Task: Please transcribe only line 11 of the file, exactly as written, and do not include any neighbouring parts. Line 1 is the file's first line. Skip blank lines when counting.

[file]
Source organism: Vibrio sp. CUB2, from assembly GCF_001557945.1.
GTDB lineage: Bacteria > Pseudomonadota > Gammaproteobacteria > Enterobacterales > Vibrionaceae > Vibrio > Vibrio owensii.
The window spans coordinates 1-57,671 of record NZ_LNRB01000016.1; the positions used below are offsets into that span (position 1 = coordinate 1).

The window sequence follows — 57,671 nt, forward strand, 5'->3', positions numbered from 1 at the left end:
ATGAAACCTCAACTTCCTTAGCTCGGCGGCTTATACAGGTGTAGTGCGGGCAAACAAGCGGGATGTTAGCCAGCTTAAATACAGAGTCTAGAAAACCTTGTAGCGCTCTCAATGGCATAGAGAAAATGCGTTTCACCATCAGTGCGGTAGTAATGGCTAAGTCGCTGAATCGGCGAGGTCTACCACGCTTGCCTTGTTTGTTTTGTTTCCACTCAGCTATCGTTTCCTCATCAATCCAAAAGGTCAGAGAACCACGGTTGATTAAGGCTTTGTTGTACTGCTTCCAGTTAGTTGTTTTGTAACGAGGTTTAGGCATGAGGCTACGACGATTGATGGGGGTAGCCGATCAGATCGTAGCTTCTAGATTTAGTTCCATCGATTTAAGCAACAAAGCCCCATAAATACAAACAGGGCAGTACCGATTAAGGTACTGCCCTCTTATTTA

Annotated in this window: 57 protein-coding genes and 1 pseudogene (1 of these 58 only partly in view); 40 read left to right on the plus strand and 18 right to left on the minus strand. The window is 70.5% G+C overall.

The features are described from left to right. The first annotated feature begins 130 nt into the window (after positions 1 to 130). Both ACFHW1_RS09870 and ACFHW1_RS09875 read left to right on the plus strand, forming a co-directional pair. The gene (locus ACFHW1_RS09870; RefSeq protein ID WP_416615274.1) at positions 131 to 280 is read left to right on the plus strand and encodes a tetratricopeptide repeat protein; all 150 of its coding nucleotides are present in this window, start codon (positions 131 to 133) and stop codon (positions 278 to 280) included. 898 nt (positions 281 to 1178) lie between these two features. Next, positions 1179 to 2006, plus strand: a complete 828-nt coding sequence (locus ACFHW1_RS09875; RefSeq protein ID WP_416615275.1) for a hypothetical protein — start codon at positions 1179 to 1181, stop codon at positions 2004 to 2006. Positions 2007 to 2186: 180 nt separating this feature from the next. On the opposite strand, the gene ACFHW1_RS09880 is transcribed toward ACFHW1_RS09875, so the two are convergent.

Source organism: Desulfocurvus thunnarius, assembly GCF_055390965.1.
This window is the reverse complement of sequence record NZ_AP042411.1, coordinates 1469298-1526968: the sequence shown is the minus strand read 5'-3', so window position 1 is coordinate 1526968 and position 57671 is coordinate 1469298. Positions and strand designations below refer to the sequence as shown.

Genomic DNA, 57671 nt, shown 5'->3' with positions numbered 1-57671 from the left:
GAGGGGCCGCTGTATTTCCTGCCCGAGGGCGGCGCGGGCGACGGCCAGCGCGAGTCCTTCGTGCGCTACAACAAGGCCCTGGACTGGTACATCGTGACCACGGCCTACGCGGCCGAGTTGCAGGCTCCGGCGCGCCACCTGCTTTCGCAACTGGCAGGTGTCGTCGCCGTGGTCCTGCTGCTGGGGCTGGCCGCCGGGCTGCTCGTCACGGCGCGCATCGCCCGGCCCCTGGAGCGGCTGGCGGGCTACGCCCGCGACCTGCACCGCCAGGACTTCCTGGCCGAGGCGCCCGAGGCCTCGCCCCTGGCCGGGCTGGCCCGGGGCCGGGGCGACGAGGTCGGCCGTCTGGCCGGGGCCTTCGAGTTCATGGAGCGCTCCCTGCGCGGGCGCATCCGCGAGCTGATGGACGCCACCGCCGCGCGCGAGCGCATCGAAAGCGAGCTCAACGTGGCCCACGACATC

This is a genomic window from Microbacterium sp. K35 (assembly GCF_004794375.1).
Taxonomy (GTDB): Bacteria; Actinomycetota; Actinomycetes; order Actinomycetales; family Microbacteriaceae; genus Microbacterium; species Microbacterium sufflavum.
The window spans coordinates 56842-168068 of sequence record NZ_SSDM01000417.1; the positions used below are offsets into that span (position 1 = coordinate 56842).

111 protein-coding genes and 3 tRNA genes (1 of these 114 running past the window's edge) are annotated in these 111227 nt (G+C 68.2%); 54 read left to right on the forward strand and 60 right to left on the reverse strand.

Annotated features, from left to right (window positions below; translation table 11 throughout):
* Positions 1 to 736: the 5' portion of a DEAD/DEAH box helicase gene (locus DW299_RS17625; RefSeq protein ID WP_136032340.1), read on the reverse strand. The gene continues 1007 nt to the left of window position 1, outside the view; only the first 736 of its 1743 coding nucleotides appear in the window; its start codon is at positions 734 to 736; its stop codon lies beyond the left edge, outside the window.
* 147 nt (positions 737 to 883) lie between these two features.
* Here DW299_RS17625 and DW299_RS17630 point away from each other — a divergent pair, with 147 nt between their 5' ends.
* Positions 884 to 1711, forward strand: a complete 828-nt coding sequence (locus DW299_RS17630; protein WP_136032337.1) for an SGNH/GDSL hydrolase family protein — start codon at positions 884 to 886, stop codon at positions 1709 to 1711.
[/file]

GAGGGGCCGCTGTATTTCCTGCCCGAGGGCGGCGCGGGCGACGGCCAGCGCGAGTCCTTCGTGCGCTACAACAAGGCCCTGGACTGGTACATCGTGACCACGGCCTACGCGGCCGAGTTGCAGGCTCCGGCGCGCCACCTGCTTTCGCAACTGGCAGGTGTCGTCGCCGTGGTCCTGCTGCTGGGGCTGGCCGCCGGGCTGCTCGTCACGGCGCGCATCGCCCGGCCCCTGGAGCGGCTGGCGGGCTACGCCCGCGACCTGCACCGCCAGGACTTCCTGGCCGAGGCGCCCGAGGCCTCGCCCCTGGCCGGGCTGGCCCGGGGCCGGGGCGACGAGGTCGGCCGTCTGGCCGGGGCCTTCGAGTTCATGGAGCGCTCCCTGCGCGGGCGCATCCGCGAGCTGATGGACGCCACCGCCGCGCGCGAGCGCATCGAAAGCGAGCTCAACGTGGCCCACGACATC